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in stature, and in favour with God and man.76 It is only by the teaching of the Holy Spirit that sinful and ignorant creatures can know effectually the things that belong to their everlasting peace. For the things of God knoweth no man, but as he is taught them by the Spirit of God.

May the Spirit which is of God be vouchsafed to that we may know the things that are freely given to us of God; that, being taught by the Holy Ghost, we may receive the instructions of His holy word, not only with the understanding, but with our whole hearts; that the salvation of Christ may be prized by us, as the one thing needful above all others; that through Christ we may have access by the Spirit unto the Father; may walk humbly with our God, and circumspectly before Him, as His obedient children, in holiness and righteousness day by day, while we live in this world; and may hereafter "come to those unspeakable joys which He hath prepared for them that unfeignedly love Him."

76 Luke ii. 52. 77 1 Corinthians ii. 11,


78 Ephesians ii. 18.





John viii. 58.


THE manner in which the Jews acted towards our blessed Saviour when He had spoken these words, shows plainly what was the meaning which they attached to them. Then took they up stones to cast at Him. And when they were asked the reason of their conduct, they answered Him, saying, For a good work we stone Thee not, but for blasphemy, and because that Thou, being a man, makest Thyself God. It is evident then, that our Saviour meant to assert by these words,


that He, having existed before Abraham, was the eternal God, the self-existent Being, who was before all worlds; for He did not deny that they were correct in their interpretation of His words. The Gospel for this day begins with a challenge given by Him to His enemies, Which of you convinceth Me of sin? He had brought against them the grievous charge of being the children of the devil; the truth of which they manifested by their wicked conduct. And He boldly asked them in return, if they could bring home the same charge to Himself. But they were utterly unable to substantiate any thing of the kind against the Holy One of God. For He did no sin,79 He knew no sin, though He was made in the likeness of sinful flesh,81 He was without sin.o This being His real character, He expostulated with them on the unreasonableness of their con

duct in rejecting the testimony which He had given of Himself, in the twelfth verse of this chapter, I am the Light of the world, he that followeth Me shall not walk in darkness, but shall have the light of life. As He could not be convicted of sin, the sinless perfection of His character and conduct afforded full evidence that what He declared must be true, since He could not assert a falsehood. He therefore asked them, If I say the truth, why do ye not believe Me?

79 1 Peter ii. 22. 80 2 Cor. v. 21. 81 Rom. viii. 3. 82 Heb. iv. 15.

What He had declared, it was for their benefit to believe. But they loved darkness, they loved sin, and therefore they were indisposed to give credit to that most important truth which He had spoken to them. They did not want to come to the Light, lest their deeds should be reproved, and they should be put to shame, or be obliged to leave off the evil practices which they loved.

As they had boasted, We have one Father, even God; He showed them what was the true character of the children of God. He that is of God, heareth God's words; that is, he listens to them with attention; believing that what God enjoins upon His people, it is good for them to obey. He is solicitous to love what God hath commanded, and to desire what He hath promised. The persons whom our Saviour addressed, did not thus hear the words of God. He consequently tells them, Ye therefore hear them not, because ye are not of God. This is a test which it becomes us to apply to ourselves, that we may ascertain our own character in the sight of God. Those who refuse to hear the word of God altogether, which is the case, alas! with too many, even in our own country, declare plainly to all around them that they are not the children of God. But are there not many also, who, although they outwardly hear the word of God, yet do not receive the truth in the love of it? An attendance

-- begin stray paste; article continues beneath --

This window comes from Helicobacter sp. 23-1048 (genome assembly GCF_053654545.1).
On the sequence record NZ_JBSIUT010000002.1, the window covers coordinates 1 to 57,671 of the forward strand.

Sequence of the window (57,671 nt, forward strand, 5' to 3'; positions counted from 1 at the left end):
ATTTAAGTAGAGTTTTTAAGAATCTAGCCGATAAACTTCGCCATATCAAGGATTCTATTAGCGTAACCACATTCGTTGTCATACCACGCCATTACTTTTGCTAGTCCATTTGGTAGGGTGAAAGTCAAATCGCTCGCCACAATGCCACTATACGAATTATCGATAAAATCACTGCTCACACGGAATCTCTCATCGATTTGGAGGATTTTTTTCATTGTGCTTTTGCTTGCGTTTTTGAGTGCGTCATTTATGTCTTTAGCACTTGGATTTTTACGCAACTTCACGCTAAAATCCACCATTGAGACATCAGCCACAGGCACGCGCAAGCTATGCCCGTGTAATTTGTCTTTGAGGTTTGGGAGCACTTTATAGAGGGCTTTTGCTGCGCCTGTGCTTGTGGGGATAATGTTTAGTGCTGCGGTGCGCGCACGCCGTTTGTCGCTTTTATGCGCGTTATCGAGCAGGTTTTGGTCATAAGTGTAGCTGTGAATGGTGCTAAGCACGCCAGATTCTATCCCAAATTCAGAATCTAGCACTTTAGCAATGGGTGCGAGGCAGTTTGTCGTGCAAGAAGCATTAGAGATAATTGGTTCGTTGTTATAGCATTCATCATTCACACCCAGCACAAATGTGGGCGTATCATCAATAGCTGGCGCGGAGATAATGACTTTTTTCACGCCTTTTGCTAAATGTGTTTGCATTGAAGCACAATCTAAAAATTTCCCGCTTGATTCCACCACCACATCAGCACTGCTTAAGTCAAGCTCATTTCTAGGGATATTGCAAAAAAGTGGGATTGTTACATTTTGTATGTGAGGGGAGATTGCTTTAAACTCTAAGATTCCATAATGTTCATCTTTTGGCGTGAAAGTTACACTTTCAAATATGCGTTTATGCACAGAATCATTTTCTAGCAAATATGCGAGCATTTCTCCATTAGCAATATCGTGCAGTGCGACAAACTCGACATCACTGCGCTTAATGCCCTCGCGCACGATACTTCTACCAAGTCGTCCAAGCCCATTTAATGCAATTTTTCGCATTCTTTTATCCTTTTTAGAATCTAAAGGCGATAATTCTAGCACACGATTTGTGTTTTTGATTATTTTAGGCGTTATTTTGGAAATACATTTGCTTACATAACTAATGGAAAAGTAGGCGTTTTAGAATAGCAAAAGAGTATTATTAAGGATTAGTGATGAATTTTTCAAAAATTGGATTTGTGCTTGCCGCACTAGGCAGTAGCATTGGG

on the means of grace, so as outwardly to hear the word of God is of importance. may produce some good effect, at least upon the general conduct. But in order to derive permanent benefit from hearing the word of God, we must believe it; we must treasure it up in our hearts, so as to be led to obey from the heart that form of doctrine, or form of sound words, which is delivered to us; we must be cast into the mould of the word of God, so as to be conformed to it in heart and mind, in life and conduct. Faith cometh by hearing. If this effect be not produced, we fail of receiving the blessing which the word of God sets before us.


The declaration of our blessed Saviour that the persons whom He addressed were not of God, notwithstanding their high profession of being His peculiar people, and their confident assertions on the subject, so enraged them, that then answered the Jews, and said unto Him, Say we not well, that Thou art a Samaritan, and hast a devil? A Samaritan was in their estimation the most opprobrious name that they could give Him. It was to call Him an enemy to their nation Their enmity against these people was carried to such a pitch, that although they were living in the same country, the Jews would have no dealings with the Samaritans,85 would receive no

83 Romans vi. 17.

84 Romans x. 17.

85 John iv. 9.

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